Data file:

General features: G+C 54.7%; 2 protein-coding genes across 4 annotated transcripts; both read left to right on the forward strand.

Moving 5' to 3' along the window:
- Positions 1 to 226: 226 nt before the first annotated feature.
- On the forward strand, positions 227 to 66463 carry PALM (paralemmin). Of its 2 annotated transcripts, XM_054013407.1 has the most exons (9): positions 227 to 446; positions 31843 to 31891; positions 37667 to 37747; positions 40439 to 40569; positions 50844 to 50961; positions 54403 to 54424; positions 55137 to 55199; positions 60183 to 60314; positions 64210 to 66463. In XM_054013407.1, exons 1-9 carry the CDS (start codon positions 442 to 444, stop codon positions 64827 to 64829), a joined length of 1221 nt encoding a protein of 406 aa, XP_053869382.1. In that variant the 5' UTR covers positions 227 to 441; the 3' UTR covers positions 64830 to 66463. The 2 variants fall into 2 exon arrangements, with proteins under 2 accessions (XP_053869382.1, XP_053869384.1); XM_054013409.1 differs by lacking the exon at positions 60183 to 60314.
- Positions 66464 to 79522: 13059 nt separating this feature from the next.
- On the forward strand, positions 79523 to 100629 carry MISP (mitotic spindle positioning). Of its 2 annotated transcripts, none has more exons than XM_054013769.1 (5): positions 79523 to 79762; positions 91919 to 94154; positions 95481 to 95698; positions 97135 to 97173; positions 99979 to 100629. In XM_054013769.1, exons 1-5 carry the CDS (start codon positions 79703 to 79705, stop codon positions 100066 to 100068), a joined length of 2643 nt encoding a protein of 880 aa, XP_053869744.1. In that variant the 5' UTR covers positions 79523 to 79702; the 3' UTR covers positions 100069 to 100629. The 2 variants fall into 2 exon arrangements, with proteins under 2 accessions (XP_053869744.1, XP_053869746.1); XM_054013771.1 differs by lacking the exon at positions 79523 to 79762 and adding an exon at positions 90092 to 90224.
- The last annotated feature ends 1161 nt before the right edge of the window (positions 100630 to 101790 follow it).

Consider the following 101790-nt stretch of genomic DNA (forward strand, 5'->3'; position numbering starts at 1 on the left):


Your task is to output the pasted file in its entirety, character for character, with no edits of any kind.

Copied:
General features: G+C 54.7%; 2 protein-coding genes across 4 annotated transcripts; both read left to right on the forward strand.

Moving 5' to 3' along the window:
- Positions 1 to 226: 226 nt before the first annotated feature.
- On the forward strand, positions 227 to 66463 carry PALM (paralemmin). Of its 2 annotated transcripts, XM_054013407.1 has the most exons (9): positions 227 to 446; positions 31843 to 31891; positions 37667 to 37747; positions 40439 to 40569; positions 50844 to 50961; positions 54403 to 54424; positions 55137 to 55199; positions 60183 to 60314; positions 64210 to 66463. In XM_054013407.1, exons 1-9 carry the CDS (start codon positions 442 to 444, stop codon positions 64827 to 64829), a joined length of 1221 nt encoding a protein of 406 aa, XP_053869382.1. In that variant the 5' UTR covers positions 227 to 441; the 3' UTR covers positions 64830 to 66463. The 2 variants fall into 2 exon arrangements, with proteins under 2 accessions (XP_053869382.1, XP_053869384.1); XM_054013409.1 differs by lacking the exon at positions 60183 to 60314.
- Positions 66464 to 79522: 13059 nt separating this feature from the next.
- On the forward strand, positions 79523 to 100629 carry MISP (mitotic spindle positioning). Of its 2 annotated transcripts, none has more exons than XM_054013769.1 (5): positions 79523 to 79762; positions 91919 to 94154; positions 95481 to 95698; positions 97135 to 97173; positions 99979 to 100629. In XM_054013769.1, exons 1-5 carry the CDS (start codon positions 79703 to 79705, stop codon positions 100066 to 100068), a joined length of 2643 nt encoding a protein of 880 aa, XP_053869744.1. In that variant the 5' UTR covers positions 79523 to 79702; the 3' UTR covers positions 100069 to 100629. The 2 variants fall into 2 exon arrangements, with proteins under 2 accessions (XP_053869744.1, XP_053869746.1); XM_054013771.1 differs by lacking the exon at positions 79523 to 79762 and adding an exon at positions 90092 to 90224.
- The last annotated feature ends 1161 nt before the right edge of the window (positions 100630 to 101790 follow it).

Consider the following 101790-nt stretch of genomic DNA (forward strand, 5'->3'; position numbering starts at 1 on the left):